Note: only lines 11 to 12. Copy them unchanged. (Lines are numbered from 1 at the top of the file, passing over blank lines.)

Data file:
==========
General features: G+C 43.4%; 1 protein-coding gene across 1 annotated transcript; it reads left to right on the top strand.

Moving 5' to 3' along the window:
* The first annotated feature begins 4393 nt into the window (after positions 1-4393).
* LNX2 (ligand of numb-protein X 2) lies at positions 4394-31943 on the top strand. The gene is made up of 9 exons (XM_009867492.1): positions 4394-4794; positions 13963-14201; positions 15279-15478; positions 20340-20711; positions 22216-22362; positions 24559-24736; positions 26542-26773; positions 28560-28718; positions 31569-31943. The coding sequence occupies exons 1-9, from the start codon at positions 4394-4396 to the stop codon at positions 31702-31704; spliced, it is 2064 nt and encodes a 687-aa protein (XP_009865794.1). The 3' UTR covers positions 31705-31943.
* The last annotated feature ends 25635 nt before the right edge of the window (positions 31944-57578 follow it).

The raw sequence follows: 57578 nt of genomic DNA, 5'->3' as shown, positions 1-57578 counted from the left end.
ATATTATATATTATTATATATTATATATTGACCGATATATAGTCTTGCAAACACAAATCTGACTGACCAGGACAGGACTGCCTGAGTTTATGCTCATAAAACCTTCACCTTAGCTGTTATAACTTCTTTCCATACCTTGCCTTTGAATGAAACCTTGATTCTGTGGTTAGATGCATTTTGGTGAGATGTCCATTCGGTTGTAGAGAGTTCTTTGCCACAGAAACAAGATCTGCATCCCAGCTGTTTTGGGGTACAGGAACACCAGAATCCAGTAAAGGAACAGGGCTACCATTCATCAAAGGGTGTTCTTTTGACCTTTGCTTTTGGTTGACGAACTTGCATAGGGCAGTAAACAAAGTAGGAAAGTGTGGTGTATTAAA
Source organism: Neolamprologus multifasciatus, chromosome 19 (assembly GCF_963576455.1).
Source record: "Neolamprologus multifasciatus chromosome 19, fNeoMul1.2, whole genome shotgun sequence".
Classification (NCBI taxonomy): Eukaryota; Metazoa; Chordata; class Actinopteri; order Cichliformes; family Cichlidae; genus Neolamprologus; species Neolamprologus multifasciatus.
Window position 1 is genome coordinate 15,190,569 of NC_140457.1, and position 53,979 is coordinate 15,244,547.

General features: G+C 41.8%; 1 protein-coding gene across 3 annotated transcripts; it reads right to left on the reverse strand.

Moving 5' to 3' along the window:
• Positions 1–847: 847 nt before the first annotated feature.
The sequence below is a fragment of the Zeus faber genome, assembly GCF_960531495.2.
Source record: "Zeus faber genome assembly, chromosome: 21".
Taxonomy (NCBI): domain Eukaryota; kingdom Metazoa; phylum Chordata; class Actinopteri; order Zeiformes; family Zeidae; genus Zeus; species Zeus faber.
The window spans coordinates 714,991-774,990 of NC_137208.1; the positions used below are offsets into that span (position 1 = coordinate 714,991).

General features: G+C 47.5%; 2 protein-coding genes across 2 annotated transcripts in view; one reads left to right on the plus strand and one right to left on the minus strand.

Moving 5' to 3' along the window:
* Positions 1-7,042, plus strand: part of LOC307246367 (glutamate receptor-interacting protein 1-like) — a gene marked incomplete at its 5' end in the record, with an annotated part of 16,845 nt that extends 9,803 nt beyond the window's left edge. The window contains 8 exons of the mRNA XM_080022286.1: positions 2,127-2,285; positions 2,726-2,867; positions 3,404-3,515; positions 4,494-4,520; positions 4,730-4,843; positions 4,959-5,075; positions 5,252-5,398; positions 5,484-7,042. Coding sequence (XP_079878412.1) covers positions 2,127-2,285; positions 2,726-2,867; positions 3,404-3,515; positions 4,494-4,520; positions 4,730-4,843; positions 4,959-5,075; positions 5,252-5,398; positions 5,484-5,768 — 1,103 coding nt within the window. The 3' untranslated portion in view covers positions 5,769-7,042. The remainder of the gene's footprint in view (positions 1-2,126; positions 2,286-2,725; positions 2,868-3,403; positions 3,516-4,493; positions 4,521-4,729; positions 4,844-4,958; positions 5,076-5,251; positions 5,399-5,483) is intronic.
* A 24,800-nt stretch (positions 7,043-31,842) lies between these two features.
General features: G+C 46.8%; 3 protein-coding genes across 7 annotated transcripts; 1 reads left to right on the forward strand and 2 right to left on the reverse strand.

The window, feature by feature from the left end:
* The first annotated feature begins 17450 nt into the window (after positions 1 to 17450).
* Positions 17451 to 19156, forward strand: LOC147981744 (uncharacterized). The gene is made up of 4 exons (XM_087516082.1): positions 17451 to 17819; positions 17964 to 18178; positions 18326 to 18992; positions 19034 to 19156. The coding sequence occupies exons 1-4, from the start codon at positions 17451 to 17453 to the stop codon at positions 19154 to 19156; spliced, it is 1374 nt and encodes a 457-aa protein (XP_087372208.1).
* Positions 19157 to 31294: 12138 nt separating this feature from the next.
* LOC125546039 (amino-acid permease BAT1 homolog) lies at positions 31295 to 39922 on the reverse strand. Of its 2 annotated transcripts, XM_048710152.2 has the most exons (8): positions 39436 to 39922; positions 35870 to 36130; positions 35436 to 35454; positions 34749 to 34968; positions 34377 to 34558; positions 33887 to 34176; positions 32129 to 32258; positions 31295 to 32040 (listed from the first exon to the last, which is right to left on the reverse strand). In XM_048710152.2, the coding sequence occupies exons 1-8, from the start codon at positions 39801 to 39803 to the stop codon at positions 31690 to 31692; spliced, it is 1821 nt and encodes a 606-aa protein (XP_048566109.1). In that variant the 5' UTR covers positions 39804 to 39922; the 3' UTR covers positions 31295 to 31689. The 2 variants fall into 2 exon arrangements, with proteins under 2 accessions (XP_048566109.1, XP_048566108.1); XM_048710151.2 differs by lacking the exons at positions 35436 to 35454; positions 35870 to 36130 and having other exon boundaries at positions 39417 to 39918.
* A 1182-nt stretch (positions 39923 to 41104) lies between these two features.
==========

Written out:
Window position 1 is genome coordinate 15,190,569 of NC_140457.1, and position 53,979 is coordinate 15,244,547.

General features: G+C 41.8%; 1 protein-coding gene across 3 annotated transcripts; it reads right to left on the reverse strand.